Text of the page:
Equipment Financing and Section 179 – the Profit Equation

By | March 12, 2015

Section 179 financingThis is a topic I have previously touched on, but it’s worth repeating at least once a year, because every time I mention it to businesspeople at a party or social gathering, they are almost always amazed.

It’s fairly simple in general – if you combine equipment financing / equipment leasing with Section 179, you can actually buy a needed item for your business, and show a profit for doing such. A real profit, as in “make your accountant happy because it’s right in the financial statements”. Here’s how:

**Note – right now, we’re going to use the current $25,000 Section 179 deduction – suffice to say, if it gets raised this year (like it always does), the numbers only go up.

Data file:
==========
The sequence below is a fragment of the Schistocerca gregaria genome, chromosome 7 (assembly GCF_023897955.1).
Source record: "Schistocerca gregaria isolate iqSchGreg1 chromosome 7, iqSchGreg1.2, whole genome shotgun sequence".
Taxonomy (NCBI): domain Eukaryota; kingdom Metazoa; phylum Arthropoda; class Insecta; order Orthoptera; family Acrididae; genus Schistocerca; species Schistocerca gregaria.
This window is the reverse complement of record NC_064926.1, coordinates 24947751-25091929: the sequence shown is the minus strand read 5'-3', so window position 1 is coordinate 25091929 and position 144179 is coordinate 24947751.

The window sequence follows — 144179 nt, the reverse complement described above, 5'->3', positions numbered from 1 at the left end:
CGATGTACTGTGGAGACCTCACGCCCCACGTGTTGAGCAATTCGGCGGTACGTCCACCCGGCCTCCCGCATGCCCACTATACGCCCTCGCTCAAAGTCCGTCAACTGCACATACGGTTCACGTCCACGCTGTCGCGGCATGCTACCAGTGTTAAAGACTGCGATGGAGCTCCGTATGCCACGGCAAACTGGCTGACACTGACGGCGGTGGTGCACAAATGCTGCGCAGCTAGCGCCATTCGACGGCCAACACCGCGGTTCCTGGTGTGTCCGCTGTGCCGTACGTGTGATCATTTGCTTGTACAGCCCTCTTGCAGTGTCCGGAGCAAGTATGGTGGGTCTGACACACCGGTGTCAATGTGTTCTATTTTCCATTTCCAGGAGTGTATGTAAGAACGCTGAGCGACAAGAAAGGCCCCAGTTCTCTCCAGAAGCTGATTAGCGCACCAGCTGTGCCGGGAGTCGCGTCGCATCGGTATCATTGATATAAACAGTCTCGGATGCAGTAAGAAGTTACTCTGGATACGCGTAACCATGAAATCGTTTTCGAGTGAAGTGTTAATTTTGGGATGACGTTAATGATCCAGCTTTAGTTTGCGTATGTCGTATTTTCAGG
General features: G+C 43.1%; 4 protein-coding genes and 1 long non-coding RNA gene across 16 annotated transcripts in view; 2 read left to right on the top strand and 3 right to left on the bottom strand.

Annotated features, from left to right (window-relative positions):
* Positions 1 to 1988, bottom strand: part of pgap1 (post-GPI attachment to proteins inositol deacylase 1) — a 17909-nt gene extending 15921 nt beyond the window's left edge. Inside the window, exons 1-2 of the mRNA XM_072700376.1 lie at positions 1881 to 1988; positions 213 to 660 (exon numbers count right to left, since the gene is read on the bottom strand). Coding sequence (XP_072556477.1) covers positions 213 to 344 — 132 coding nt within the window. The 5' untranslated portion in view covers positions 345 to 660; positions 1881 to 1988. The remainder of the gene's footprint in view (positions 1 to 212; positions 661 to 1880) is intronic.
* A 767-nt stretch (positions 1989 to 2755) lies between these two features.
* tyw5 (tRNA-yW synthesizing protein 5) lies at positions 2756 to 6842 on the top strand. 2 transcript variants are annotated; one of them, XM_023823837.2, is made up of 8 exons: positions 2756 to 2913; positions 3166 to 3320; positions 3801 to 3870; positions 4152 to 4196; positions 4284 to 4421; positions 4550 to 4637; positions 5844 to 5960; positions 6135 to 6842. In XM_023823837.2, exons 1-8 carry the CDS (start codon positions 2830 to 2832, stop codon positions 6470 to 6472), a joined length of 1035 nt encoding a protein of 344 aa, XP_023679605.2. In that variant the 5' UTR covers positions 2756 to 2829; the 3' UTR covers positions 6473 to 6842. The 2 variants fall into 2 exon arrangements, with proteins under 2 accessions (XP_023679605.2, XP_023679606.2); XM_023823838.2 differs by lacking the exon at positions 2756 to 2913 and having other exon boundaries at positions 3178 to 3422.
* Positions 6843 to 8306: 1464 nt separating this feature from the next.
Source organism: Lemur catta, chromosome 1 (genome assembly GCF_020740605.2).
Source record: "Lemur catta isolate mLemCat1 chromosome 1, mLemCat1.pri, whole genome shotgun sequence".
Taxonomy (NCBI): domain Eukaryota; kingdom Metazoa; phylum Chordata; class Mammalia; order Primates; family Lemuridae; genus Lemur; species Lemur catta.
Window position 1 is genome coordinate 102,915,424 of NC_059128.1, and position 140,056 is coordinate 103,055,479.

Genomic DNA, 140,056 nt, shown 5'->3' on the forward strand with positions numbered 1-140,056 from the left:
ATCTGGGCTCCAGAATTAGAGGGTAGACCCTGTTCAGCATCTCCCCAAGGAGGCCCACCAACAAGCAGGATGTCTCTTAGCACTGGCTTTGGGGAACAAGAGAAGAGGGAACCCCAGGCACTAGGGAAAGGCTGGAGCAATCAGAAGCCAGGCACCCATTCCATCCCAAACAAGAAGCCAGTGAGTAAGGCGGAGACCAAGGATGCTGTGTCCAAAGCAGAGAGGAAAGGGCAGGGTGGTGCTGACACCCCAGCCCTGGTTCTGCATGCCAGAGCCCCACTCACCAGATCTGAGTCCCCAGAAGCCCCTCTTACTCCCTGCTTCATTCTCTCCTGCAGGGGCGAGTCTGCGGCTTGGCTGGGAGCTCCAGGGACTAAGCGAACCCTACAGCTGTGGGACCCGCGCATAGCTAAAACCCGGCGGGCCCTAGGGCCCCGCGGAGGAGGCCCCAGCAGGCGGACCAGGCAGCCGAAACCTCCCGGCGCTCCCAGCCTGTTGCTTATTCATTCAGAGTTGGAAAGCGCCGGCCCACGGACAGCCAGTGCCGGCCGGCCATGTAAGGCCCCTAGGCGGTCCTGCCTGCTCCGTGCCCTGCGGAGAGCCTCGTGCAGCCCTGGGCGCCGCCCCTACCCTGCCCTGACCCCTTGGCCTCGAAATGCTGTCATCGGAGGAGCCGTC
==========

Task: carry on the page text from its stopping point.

Ok, you purchase a piece of new equipment – let’s say a fancy new 3D Printer that will make molds for you. It’s $25,000. You finance or lease this over five years. With interest, you pay back a little over $5,000 a year (actually, you’ll pay less than that in 2015 since we’re a couple months into the year already.)

At the end of the year, because of Section 179, you deduct the FULL $25,000 from your taxes. At a 25% tax rate, that’s $6250 right off your tax bill. Cold, hard cash.

Do the math. You spent a little over 5k in payments this year. You saved $6250 on your taxes. Subtract whatever you paid back the equipment finance company in 2015 (say $5500 for simplicity’s sake) from $6250. In our example, that’s $750 added to your bottom line. PLUS, you got to use this awesome mold-making 3D printer all year, which made you even more profitable.

Yes, you read all of that right. The government actually paid you $750 in 2015 to finance this piece of money-making equipment.

Now do you see why Section 179 is so popular? Combined with equipment leasing, it becomes a no-brainer – you get the equipment you need today, and, in many cases, turn a profit for doing such.

 

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